We took the elevator down to the third floor and found Hannah watching television. The nurse walked over to her. “Hannah,” she said softly, almost in a whisper pointing to Michael who was at the door.” Do you know this man?” She looked at him without saying a word. “Hannah, it’s me, Michael. Do you remember me?” She gasped. “Michael. I don’t believe it. Michael, it’s you. My  Michael.” He walked slowly toward her and they embraced. The nurse and I left with tears streaming down our cheeks.

Three weeks later I received a call at my office from the nursing home.. “Michael and Hannah are getting married on Saturday and they would like you to be there.” Hannah wore a beige dress and looked beautiful. Michael wore a dark blue suit and stood tall. They made me the best man. The nursing home gave them a double room and if you ever want to see a 76-year-old bride and a 79-year-old groom acting like teenagers, you should have seen this couple.

Over and … overcoming

Written by Yaho-Hanan Fiwchuk

I know I am becoming psychotic when I hate my own flesh, when everything around me seems negative and i can’t go with the flow. Even the air becomes an enemy.

Thoughts swirl, reality is hard to find, everything seems to bear down on me. So I get changed into some clean cotton sleep apparel and lay out clean cotton sheets and I wrap up in a bed cocoon and focus on the ugly unti I can bring it down to a small kernel that can be set aside. I like the winter because I can make the cocoon. In summer, I lie on top of the bedding and try to keep myself below all the thoughts above me.

The episodes often hit in the late afternoon. They start as an agitation in the periphery. i feel threatened, want to disconnect. I know it’s brain activity and if I can get hold of it and release it in time, it will clear quickly. Other times, it can take 20 minutes, sometimes hours.

I take more than 20 pills per day. Lithium, Risperidone, Loxapine, Seroquel and Ativan when needed and vitamins including niacin and B complex. I like learning new things using my mind and body. I do Tai Chi and study philosophy but it can be hard while on pills as I feel as if i am stoned.

Now that I have an acute awareness of my schizophrenia, I have more peace of mind. No more dangerous thoughts or actions as I did in the past and no more voices but I still have frightening associations triggered by sounds. Now I paint. My soul is imprinted on confines of not more than 50 becausey 50 is all my easel can hold.

My life is one of cycles and patterns, some days drag by slowly and are painful. Other days go faster. All I ever want to do is to get into bed and shut off my life.

As John Lennon said: ‘Life is what happens to you while you’re busy making other plans. Time is a friend. Pain is time’s sister. Reality looms and I say goodnight.’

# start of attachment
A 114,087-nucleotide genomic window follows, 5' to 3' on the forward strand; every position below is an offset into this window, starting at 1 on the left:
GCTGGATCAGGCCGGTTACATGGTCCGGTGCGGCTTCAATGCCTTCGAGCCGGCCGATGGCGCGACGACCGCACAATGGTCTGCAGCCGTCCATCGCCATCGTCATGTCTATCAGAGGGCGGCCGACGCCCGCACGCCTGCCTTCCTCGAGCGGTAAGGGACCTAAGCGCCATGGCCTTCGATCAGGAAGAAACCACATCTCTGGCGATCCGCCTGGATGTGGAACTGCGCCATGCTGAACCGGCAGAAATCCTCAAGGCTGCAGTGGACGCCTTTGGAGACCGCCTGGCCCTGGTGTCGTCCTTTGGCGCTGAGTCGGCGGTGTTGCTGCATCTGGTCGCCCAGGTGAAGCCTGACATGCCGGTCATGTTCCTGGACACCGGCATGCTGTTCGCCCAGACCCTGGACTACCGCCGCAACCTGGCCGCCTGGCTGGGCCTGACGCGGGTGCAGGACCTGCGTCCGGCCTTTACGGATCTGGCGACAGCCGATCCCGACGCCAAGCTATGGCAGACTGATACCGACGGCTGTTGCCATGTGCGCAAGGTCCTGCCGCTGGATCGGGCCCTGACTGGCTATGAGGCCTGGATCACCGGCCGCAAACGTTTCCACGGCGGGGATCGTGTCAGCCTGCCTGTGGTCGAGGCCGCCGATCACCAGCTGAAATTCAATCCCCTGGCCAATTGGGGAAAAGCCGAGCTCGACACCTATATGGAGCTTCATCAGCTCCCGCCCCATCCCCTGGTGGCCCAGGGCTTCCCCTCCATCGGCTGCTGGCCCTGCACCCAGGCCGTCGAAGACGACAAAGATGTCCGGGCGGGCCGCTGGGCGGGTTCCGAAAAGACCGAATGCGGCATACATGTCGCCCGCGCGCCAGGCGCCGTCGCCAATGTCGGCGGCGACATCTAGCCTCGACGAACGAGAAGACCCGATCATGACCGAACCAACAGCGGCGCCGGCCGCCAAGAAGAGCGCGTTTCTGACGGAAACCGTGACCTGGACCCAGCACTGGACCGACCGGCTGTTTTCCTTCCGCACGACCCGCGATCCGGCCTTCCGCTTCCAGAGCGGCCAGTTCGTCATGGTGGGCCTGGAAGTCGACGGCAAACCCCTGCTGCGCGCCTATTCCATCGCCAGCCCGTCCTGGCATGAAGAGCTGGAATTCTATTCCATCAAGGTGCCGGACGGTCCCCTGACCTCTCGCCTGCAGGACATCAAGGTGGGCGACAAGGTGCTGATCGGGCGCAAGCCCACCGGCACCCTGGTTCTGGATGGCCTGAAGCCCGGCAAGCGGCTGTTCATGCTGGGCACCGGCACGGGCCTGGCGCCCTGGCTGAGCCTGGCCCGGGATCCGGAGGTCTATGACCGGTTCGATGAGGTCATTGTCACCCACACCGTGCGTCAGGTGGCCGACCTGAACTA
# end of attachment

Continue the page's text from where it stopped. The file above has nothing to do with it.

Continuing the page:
Making the best of life … Life isn’t fair, but it can be good.

Coping with adversity is no easy task. I know, as I have been working on it for years.

  • I surround myself with people I love.
  • Dwelling on the half full cup is something I learned from my late husband who managed this from an early age and it is a very positive thing to do.
  • I keep busy.  I listen to classical music which is soothing. I blog, read and do volunteer work for the mental health society.
  • I watch the waves breaking on the shore and at high tide, enjoy watching the breakers smashing against the rocks.
  • Talking to a good friend is helpful. I discovered that crying with someone is more healing than crying alone.
  • And I learned that one might forget a friend one has laughed with, but one will never forget a friend one has cried with. It’s okay to cry.

Laugh and the world laughs with you.

Laughter is a powerful antidote to stress, pain and conflict. Humor lightens burdens. i’ve discovered that it connects me to friends and inspires hope. Laughter adds joy and zest to my life. For many years I did not laugh and if I found something amusing, it was not a natural, long, loud, happy laugh. laughter eases anxiety, strenghtens relationships and atrracts new people.

Know me as a person and not by my mental illness !

I’ve heard a ‘weatherman’ describe the day’s weather forecast as schizophrenic; a journalist describe a woman suffering from a mental health problem as ‘a time bomb.’
A leading newspaper ran the following heading: INSANITY IN GAZA. When reporting on Serbia’s Mr. Milosevic, the following description; LEGACY OF A MADMAN, was used.

Insanity is equated with horror far too often, A television commercial once showed the picture of an iPod on a Man’s forehead with the following announcement; ‘Hearing voices in your head?’

Sanity is something we take for granted and if we lose our sanity, we grieve for it. No one can cause a mental illness. I repeat; NOBODY CAN CAUSE A MENTAL ILLNESS.

We need to break the silence surrounding mental illness, get it into our school systems as a subject for discussion; train our teachers to identify the first signs in their students and guide them toward getting the professional assistance they so badly need.

WE MUST GET TO KNOW THEM AS INDIVIDUALS AND NOT BY THEIR MENTAL ILLNESSES.